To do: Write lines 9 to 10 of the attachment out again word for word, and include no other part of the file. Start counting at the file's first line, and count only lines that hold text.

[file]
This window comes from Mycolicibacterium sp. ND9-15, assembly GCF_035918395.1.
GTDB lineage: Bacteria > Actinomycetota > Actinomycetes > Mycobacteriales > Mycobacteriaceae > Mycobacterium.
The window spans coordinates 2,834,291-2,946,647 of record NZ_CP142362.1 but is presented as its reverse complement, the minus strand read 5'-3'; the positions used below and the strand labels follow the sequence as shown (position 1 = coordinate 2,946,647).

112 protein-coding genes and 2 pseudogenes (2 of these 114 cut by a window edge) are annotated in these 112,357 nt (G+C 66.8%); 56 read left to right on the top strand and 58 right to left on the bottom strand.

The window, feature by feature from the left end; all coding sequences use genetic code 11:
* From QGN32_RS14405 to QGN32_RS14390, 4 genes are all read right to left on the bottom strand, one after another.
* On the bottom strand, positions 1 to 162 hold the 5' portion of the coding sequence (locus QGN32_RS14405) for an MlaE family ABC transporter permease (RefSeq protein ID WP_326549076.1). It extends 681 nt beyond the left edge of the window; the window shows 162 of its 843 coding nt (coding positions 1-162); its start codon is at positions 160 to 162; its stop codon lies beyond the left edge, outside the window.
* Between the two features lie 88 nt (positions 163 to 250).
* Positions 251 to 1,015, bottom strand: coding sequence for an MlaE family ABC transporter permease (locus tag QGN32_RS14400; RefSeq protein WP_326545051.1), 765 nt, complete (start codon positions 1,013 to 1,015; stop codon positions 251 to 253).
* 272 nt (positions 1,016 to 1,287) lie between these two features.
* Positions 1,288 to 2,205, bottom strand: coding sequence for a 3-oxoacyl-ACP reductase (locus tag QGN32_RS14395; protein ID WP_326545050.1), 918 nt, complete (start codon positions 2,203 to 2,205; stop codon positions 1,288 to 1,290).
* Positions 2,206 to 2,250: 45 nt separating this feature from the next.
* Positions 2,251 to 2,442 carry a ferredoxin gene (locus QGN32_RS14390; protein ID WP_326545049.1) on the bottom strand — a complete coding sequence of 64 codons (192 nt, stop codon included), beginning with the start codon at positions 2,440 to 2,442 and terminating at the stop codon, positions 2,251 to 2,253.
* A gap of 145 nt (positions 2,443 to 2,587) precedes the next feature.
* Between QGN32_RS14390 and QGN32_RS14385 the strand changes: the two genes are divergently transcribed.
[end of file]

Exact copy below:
* Positions 251 to 1,015, bottom strand: coding sequence for an MlaE family ABC transporter permease (locus tag QGN32_RS14400; RefSeq protein WP_326545051.1), 765 nt, complete (start codon positions 1,013 to 1,015; stop codon positions 251 to 253).
* 272 nt (positions 1,016 to 1,287) lie between these two features.